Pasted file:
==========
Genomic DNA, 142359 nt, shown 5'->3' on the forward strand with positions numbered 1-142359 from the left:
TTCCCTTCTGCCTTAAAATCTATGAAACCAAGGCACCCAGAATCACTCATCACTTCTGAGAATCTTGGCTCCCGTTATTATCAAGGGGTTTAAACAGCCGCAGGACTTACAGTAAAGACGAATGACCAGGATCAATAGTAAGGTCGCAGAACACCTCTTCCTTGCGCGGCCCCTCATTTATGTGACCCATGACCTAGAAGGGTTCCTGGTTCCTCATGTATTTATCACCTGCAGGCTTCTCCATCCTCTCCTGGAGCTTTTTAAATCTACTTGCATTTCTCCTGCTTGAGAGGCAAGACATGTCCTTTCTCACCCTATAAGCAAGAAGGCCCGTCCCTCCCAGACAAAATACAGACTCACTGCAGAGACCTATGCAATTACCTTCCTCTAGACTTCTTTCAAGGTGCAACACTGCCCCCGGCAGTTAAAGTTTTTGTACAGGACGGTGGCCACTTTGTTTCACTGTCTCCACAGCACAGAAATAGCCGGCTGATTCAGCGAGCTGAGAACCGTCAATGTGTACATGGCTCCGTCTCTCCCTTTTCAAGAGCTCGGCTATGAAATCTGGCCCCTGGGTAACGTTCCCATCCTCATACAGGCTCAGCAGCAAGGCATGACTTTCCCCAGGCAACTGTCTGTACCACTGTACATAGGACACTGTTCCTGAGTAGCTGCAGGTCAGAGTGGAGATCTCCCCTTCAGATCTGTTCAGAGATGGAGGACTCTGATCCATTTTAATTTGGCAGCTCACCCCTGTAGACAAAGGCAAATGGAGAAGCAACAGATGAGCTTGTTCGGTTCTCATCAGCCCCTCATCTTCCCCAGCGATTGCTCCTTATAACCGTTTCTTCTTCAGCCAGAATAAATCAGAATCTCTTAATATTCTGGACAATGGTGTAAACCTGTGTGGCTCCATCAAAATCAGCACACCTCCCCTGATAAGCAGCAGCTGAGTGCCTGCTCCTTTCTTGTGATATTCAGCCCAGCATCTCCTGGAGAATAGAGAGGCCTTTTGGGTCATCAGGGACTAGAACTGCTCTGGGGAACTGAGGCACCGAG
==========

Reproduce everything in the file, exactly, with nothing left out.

Genomic DNA, 142359 nt, shown 5'->3' on the forward strand with positions numbered 1-142359 from the left:
TTCCCTTCTGCCTTAAAATCTATGAAACCAAGGCACCCAGAATCACTCATCACTTCTGAGAATCTTGGCTCCCGTTATTATCAAGGGGTTTAAACAGCCGCAGGACTTACAGTAAAGACGAATGACCAGGATCAATAGTAAGGTCGCAGAACACCTCTTCCTTGCGCGGCCCCTCATTTATGTGACCCATGACCTAGAAGGGTTCCTGGTTCCTCATGTATTTATCACCTGCAGGCTTCTCCATCCTCTCCTGGAGCTTTTTAAATCTACTTGCATTTCTCCTGCTTGAGAGGCAAGACATGTCCTTTCTCACCCTATAAGCAAGAAGGCCCGTCCCTCCCAGACAAAATACAGACTCACTGCAGAGACCTATGCAATTACCTTCCTCTAGACTTCTTTCAAGGTGCAACACTGCCCCCGGCAGTTAAAGTTTTTGTACAGGACGGTGGCCACTTTGTTTCACTGTCTCCACAGCACAGAAATAGCCGGCTGATTCAGCGAGCTGAGAACCGTCAATGTGTACATGGCTCCGTCTCTCCCTTTTCAAGAGCTCGGCTATGAAATCTGGCCCCTGGGTAACGTTCCCATCCTCATACAGGCTCAGCAGCAAGGCATGACTTTCCCCAGGCAACTGTCTGTACCACTGTACATAGGACACTGTTCCTGAGTAGCTGCAGGTCAGAGTGGAGATCTCCCCTTCAGATCTGTTCAGAGATGGAGGACTCTGATCCATTTTAATTTGGCAGCTCACCCCTGTAGACAAAGGCAAATGGAGAAGCAACAGATGAGCTTGTTCGGTTCTCATCAGCCCCTCATCTTCCCCAGCGATTGCTCCTTATAACCGTTTCTTCTTCAGCCAGAATAAATCAGAATCTCTTAATATTCTGGACAATGGTGTAAACCTGTGTGGCTCCATCAAAATCAGCACACCTCCCCTGATAAGCAGCAGCTGAGTGCCTGCTCCTTTCTTGTGATATTCAGCCCAGCATCTCCTGGAGAATAGAGAGGCCTTTTGGGTCATCAGGGACTAGAACTGCTCTGGGGAACTGAGGCACCGAG